By DENNIS WYATT
SAN JOSE — A few years back some friends from the Midwest and their 17 year-old son were hiking with me at Big Basin Redwoods Park about 30 miles in a slight northwest direction from downtown San Jose as the hawk flies.
I took them down the moderately traveled 4.6-mile Meteor Trail loop where a short side trip took us to the largest redwood in the park soaring skyward some 328 feet. It isn’t the tallest tree in the world — that distinction belongs to the 379.2-foot redwood dubbed “Hyperion” on California’s north coast. Still it was more than impressive for folks from the Midwest. It even elicited a look of awe from Jake, the 17-year-old.
That was nothing compared to later that afternoon as we were driving through Menlo Park. Jake, who hadn’t realized where we were, suddenly pressed his face almost to the window and was acting like an excited 10-year-old basketball fan that had just seen Stephen Curry, LeBron James, and Michael Jordan walk by together.
We were passing 1 Hacker Way where Facebook is headquartered.
Yes, he got the obligatory selfie in front of the Facebook sign with the iconic “like” thumbs up symbol.
That was the first of several times taking people — especially from out of state — on Peninsula hiking trips or to visit the ocean or take in some of the sights of San Francisco that one of the highlights for them was simply driving past headquarters of storied Internet firms such as eBay, Facebook, Hewlett-Packard, Yahoo, and Oracle.
We may not think much of it living in the 209 because they’re in our backyard and we may know people who actually work in the buildings, but for a lot of folks, especially teens to 20-somethings from out of California, just seeing the headquarters in passing ranks up there with crossing the Golden Gate Bridge, riding a cable car, and even watching surfers battle the waves during the famous Mavericks contest near Half Moon Bay.
There are a lot of great tech places to visit in the Greater San Jose area from the never boring interactive Tech Museum in downtown San Jose, the Computer History Museum in Mountain View, the self-guided tours of the mock space station at NASA Ames Research Center at Moffett Field in Mountain View to the Lick Observatory at 4,200 feet on Mt. Hamilton to the east of San Jose.
Then here are the techie hangouts that range from restaurants and such to the Rodeo Drive of the Silicon Valley — Santana Row. The ultimate techie stomping grounds includes a wide array of shopping and changing entertainment offerings to restaurants complete with al fresco dining to the flagship Tesla showroom.
There are easily hundreds of specific designations in the Bay Area that you could easily make into a day trip whether it's hiking, frolicking on the beach, browsing a museum, shopping, entertainment and sports venues, museums and more.
But what if you’re looking for a drive-by sample of tech sites to spend a day or provide out-of-area guests with a whirlwind tour of the Silicon Valley combined with perhaps one “A” ticket tech attraction such as the Tech Museum and perhaps lunch or dinner on Santana Row?
The San Jose Convention & Visitors Bureau has cobbled together a tour guide to the most famous garages in the Silicon Valley where titan firms such as Google, Apple, and Hewlett-Packard got their start. The windshield tour provides a good feel for the neighborhoods and communities that are the Silicon Valley.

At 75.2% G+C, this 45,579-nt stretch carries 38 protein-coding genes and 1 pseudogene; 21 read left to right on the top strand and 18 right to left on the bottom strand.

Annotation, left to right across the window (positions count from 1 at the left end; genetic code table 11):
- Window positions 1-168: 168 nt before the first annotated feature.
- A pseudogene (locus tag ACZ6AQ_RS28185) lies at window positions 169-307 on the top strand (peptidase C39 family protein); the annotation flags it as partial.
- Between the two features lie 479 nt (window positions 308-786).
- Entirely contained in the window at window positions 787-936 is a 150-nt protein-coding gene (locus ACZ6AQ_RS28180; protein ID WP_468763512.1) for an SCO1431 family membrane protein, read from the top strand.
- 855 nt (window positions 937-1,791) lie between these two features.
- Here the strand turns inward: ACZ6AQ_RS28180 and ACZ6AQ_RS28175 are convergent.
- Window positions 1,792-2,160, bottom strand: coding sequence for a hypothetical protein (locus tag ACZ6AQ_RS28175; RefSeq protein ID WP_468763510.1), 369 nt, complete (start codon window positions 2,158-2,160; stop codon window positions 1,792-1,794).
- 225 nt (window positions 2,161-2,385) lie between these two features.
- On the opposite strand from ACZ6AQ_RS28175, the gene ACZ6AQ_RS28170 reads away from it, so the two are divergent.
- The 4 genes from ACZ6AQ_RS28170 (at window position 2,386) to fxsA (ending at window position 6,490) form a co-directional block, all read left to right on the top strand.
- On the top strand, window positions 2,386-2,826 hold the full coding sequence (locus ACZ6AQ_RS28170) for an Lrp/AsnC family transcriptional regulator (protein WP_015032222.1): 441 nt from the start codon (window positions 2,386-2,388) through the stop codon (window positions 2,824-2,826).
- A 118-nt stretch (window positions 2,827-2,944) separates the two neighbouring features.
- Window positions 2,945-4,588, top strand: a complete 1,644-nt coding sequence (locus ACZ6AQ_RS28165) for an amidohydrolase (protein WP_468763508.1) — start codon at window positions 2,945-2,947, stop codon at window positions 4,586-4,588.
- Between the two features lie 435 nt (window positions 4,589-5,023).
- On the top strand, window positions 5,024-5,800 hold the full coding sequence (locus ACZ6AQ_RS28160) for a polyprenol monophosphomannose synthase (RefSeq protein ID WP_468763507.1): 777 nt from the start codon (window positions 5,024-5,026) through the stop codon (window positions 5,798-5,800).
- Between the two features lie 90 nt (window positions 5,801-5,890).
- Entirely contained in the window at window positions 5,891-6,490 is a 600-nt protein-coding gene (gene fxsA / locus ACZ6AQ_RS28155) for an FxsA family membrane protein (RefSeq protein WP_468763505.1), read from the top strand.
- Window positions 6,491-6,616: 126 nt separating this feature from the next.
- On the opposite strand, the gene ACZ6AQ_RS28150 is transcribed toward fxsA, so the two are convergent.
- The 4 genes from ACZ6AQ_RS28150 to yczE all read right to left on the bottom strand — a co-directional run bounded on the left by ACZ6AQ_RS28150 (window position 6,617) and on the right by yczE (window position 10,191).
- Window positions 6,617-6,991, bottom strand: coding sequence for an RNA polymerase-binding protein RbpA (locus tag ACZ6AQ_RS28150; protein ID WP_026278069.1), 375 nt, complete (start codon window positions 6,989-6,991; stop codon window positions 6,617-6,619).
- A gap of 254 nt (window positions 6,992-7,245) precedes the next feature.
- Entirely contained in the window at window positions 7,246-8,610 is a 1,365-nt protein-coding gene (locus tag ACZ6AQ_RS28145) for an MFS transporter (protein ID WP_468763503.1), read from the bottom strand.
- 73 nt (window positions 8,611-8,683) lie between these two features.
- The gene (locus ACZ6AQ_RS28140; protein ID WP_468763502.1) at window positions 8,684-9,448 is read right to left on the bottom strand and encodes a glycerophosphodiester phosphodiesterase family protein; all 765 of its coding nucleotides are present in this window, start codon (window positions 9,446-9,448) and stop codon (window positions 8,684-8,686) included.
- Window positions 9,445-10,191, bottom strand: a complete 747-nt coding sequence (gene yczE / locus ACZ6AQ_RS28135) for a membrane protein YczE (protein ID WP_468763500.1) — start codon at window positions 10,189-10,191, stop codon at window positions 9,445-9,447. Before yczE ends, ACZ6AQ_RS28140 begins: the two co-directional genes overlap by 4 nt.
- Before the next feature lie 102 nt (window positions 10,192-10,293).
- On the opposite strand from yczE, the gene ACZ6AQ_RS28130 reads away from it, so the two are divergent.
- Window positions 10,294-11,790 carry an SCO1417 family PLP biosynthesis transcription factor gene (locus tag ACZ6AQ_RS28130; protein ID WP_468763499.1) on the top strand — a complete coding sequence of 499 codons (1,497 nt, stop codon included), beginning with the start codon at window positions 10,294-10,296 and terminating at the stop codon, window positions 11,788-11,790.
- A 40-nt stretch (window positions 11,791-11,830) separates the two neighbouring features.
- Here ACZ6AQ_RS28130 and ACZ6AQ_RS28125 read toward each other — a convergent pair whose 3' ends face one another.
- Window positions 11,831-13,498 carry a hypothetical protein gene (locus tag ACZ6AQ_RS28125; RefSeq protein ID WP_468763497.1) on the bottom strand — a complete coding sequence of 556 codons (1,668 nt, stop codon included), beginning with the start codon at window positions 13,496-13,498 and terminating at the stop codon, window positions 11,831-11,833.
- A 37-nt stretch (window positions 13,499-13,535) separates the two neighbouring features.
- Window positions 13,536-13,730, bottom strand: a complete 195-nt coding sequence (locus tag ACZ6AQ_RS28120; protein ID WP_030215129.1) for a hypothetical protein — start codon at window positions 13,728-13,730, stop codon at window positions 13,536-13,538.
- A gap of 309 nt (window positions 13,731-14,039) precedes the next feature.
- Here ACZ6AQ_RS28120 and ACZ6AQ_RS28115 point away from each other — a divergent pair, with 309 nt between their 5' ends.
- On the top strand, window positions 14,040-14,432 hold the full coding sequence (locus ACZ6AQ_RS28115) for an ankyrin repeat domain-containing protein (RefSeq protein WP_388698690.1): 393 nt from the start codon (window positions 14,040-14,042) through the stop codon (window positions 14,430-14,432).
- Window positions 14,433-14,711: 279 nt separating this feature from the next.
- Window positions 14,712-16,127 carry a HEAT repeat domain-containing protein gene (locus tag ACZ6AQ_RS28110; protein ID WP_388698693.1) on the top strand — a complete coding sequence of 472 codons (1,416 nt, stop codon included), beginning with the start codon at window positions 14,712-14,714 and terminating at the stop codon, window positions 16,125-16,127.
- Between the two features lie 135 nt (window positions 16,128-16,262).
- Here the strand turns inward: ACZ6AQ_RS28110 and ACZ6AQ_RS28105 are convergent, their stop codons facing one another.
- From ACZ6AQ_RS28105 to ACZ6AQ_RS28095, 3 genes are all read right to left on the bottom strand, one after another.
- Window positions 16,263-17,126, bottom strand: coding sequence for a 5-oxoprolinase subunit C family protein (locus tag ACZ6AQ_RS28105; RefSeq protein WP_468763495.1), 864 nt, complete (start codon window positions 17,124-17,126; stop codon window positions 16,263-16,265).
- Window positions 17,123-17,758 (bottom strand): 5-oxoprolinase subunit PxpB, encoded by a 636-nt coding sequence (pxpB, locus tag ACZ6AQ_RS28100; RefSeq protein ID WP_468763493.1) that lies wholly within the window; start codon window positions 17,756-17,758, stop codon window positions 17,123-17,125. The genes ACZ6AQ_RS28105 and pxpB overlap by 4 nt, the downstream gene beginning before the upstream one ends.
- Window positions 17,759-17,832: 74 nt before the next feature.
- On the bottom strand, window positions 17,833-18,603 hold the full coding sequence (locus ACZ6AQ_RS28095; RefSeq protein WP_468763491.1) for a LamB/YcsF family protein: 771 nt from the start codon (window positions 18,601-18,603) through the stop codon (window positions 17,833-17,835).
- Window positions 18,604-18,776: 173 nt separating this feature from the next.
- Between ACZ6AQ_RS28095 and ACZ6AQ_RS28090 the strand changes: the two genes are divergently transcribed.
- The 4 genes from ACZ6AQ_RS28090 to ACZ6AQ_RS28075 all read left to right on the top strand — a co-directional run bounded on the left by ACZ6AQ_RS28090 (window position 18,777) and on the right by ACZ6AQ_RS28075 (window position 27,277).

Perhaps the lowest-key place to go in the Silicon Valley especially if you are an Apple aficionado is the Apple Park Visitors Center in Cupertino.
Yes, there are those who have panned the place as too low key and not much to do save snapping selfies with the Apple spaceship headquarters in the background, hitting the cafe, relaxing on the roof top terrace with commanding views of the rolling Apple headquarters landscape, inspect a scale model of the Apple Park complex or enjoying views of an olive orchard that surrounds what can be at any given time the most technological advanced company in the world and our most valuable corporation. Personally, I like the irony that less than 50 years ago agriculture was still flourishing in the Santa Clara Valley as the olive trees indicate and the apples were bitten into and not a source of bytes.
There is, of course, an Apple Store. Browsing Apple items at the Apple Park store is an experience in itself. Besides Apple products there is Apple Park branded merchandise.
Apple Park is destined to be an iconic sample of architecture inspired by California’s endless possibilities. It has 2.8 million square feet of office space in a circular ring structure built of curved glass. It’s designed to house 12,000 employees. The 175 acre campus is also a prime example of true California landscaping with the grounds boasting more than 9,000 native drought resistant shrubs and trees.
The visitors’ center employs some of the same aesthetics as the main building. Touches include stone walls, terrazzo floors, and similar stair cases. The public accessible center employs a roof design that gives you the impression it is floating thanks to the cantilevered carbon fiber roof supported by only stone clad cores.
Apple likes to say the visitors’ center is a place where you can learn, explore, shop, and relax.
It’s not an “A” list attraction per se but a visit combined with some low-key sightseeing, shopping or dining is as good of an excuse as any to take the drive from the Central Valley to Cupertino.
The visitors’ center is at North Tantau Avenue and Pruneridge Avenue in Cupertino.
It is open Monday through Friday from 9 a.m. to 7 p.m., Saturday from 10 a.m. to 6 p.m., and Sunday from 11 a.m. to 6 p.m.